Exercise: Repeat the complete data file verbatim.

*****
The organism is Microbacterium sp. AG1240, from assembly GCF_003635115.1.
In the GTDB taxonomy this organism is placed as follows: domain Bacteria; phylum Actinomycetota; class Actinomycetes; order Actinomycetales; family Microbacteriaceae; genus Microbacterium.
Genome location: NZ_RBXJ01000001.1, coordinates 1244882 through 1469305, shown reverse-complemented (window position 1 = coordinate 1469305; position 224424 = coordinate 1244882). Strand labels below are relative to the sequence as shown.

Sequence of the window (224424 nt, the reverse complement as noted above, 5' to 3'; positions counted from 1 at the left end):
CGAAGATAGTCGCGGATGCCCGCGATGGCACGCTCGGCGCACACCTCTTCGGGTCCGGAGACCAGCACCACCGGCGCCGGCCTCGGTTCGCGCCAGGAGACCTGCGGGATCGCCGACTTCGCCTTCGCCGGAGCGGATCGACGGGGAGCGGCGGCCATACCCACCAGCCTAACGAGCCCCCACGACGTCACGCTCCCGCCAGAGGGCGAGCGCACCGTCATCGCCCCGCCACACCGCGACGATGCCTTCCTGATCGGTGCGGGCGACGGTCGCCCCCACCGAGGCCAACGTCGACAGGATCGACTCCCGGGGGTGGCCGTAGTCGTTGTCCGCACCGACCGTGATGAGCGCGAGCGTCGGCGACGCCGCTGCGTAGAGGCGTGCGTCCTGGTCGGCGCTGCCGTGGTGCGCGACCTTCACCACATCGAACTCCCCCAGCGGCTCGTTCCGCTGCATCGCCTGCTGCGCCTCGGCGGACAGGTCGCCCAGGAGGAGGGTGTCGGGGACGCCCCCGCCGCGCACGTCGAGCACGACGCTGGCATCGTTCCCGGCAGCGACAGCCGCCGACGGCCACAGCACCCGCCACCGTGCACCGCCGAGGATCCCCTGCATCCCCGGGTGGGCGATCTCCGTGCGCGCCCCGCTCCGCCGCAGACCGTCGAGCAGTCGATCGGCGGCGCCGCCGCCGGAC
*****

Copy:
The organism is Microbacterium sp. AG1240, from assembly GCF_003635115.1.
In the GTDB taxonomy this organism is placed as follows: domain Bacteria; phylum Actinomycetota; class Actinomycetes; order Actinomycetales; family Microbacteriaceae; genus Microbacterium.
Genome location: NZ_RBXJ01000001.1, coordinates 1244882 through 1469305, shown reverse-complemented (window position 1 = coordinate 1469305; position 224424 = coordinate 1244882). Strand labels below are relative to the sequence as shown.

Sequence of the window (224424 nt, the reverse complement as noted above, 5' to 3'; positions counted from 1 at the left end):
CGAAGATAGTCGCGGATGCCCGCGATGGCACGCTCGGCGCACACCTCTTCGGGTCCGGAGACCAGCACCACCGGCGCCGGCCTCGGTTCGCGCCAGGAGACCTGCGGGATCGCCGACTTCGCCTTCGCCGGAGCGGATCGACGGGGAGCGGCGGCCATACCCACCAGCCTAACGAGCCCCCACGACGTCACGCTCCCGCCAGAGGGCGAGCGCACCGTCATCGCCCCGCCACACCGCGACGATGCCTTCCTGATCGGTGCGGGCGACGGTCGCCCCCACCGAGGCCAACGTCGACAGGATCGACTCCCGGGGGTGGCCGTAGTCGTTGTCCGCACCGACCGTGATGAGCGCGAGCGTCGGCGACGCCGCTGCGTAGAGGCGTGCGTCCTGGTCGGCGCTGCCGTGGTGCGCGACCTTCACCACATCGAACTCCCCCAGCGGCTCGTTCCGCTGCATCGCCTGCTGCGCCTCGGCGGACAGGTCGCCCAGGAGGAGGGTGTCGGGGACGCCCCCGCCGCGCACGTCGAGCACGACGCTGGCATCGTTCCCGGCAGCGACAGCCGCCGACGGCCACAGCACCCGCCACCGTGCACCGCCGAGGATCCCCTGCATCCCCGGGTGGGCGATCTCCGTGCGCGCCCCGCTCCGCCGCAGACCGTCGAGCAGTCGATCGGCGGCGCCGCCGCCGGAC